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Comparison of EMG pattern separability in the affected and non-affected arm in individuals with amputation

Franzke, AW; Kristoffersen, MB; Murgia, A; Bongers, RM; Van der Sluis, CK

Comparison of EMG pattern distinctness in the affected and non-affected arm in amputees

Authors:           A.W. Franzke, M.B. Kristoffersen, A. Murgia, R.M. Bongers, C.K. van der Sluis

Presenter:       Andreas W. Franzke

Affiliation:       Univ. of Groningen, Univ. Medical Center Groningen, The Netherlands

E-mail:             a.w.franzke@umcg.nl

 

Abstract

In myocontrol of upper limb prostheses using machine learning techniques, a basic requirement is the user’s ability to generate sufficiently distinct surface electromyography (sEMG) signals for different movement intents, over a wide range of arm orientations.1 Experiments with regard to training this ability are often conducted on able bodied, but it is unclear to what extent findings in non-affected limbs are representative for the affected limb. In this study we investigated whether sEMG patterns are more distinct in the unaffected compared to the affected side, and whether distinctness is affected by arm posture. 11 individuals with transradial amputation performed seven bimanual movements in three different arm orientations (hanging down; on arm rest; reaching out in front). sEMG patterns were recorded simultaneously on both arms with 8 electrodes. Distinctness was assessed by estimating the distance between sEMG patterns in the sEMG feature space using a modified mahalanobis distance measure. The data analysis showed that distinctness was significantly higher in the unaffected arm (p = 0.027) and no effect for orientation of arm and no interaction effect between arm and orientation of arm (p = 0.21) was found. These findings suggest that sEMG pattern distinctness is negatively affected by the absence of a limb. Generating sEMG patterns of sufficient distinctness for proper myoelectric control might therefore be more challenging for an individual with amputation compared to an able-bodied individual, which could have implications for machine learning myocontrol studies conducted on able bodied populations.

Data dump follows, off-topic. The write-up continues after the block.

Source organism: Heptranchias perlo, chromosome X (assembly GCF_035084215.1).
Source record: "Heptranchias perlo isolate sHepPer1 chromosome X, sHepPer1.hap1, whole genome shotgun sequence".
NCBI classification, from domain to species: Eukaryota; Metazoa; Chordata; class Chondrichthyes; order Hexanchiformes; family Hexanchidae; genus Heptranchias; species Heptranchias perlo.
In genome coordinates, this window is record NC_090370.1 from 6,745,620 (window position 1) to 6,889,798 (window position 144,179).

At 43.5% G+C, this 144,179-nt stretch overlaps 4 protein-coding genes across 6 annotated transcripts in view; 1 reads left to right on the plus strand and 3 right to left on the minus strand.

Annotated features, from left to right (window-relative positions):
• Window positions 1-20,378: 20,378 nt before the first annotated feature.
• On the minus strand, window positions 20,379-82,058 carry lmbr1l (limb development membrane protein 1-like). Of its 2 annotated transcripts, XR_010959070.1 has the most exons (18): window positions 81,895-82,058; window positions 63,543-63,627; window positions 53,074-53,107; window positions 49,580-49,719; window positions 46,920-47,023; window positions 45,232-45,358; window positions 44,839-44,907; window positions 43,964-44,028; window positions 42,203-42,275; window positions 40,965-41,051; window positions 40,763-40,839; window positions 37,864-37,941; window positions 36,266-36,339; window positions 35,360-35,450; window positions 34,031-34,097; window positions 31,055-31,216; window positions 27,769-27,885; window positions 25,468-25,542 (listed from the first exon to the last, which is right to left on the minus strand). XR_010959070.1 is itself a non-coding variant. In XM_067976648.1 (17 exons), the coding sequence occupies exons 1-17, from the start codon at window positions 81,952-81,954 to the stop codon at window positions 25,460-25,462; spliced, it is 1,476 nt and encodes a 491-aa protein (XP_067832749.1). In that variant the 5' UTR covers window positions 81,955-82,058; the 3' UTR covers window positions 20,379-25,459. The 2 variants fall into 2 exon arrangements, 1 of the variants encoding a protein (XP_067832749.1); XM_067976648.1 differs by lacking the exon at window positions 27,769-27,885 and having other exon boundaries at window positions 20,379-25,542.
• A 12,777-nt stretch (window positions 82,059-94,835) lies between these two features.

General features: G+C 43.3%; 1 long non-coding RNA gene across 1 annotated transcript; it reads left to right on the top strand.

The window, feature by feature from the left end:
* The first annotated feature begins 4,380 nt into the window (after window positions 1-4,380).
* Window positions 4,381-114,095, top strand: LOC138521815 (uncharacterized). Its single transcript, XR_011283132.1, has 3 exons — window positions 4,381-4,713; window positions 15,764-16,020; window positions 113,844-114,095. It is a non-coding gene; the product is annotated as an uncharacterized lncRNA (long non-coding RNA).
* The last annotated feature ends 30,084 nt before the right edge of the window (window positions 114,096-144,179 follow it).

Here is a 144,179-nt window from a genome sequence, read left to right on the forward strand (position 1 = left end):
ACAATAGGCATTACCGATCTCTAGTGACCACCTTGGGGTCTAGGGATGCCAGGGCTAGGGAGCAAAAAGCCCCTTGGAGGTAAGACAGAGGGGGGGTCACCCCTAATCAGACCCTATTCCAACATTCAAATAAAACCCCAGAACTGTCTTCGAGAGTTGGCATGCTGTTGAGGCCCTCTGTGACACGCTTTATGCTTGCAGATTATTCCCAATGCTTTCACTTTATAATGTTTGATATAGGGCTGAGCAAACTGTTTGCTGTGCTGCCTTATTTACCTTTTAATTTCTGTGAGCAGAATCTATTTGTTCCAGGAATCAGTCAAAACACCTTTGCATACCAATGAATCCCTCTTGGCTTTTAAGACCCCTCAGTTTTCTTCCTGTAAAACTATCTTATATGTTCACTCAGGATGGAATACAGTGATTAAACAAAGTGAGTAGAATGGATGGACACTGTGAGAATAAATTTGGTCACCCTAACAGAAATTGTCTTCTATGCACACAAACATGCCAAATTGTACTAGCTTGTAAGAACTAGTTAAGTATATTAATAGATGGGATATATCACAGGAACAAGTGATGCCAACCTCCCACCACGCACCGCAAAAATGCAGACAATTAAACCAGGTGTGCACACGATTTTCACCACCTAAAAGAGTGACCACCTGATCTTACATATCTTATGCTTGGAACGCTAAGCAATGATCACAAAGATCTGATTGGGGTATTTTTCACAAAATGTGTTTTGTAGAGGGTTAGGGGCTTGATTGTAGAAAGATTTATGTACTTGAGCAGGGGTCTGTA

Acknowledgement

This project has received funding from the European Union's Horizon 2020 research and innovation programme under grant agreement No. 687795, project Acronym INPUT. The content of 
this presentation does not reflect the official opinion of the European Union. Responsibility for the information and views expressed in therein lies entirely with the authors.

 

References

1. Resnik L, Huang H, Winslow A, et al. Evaluation of EMG pattern recognition for upper limb prosthesis control: a case study in comparison with direct myoelectric control. J Neuroeng Rehabil 2018; 15: 23.

 

Presented during TIPS/ISPO/BACPAR "Moving Beyond The Lab" on 20-23 March 2019 in Salford, Manchester.

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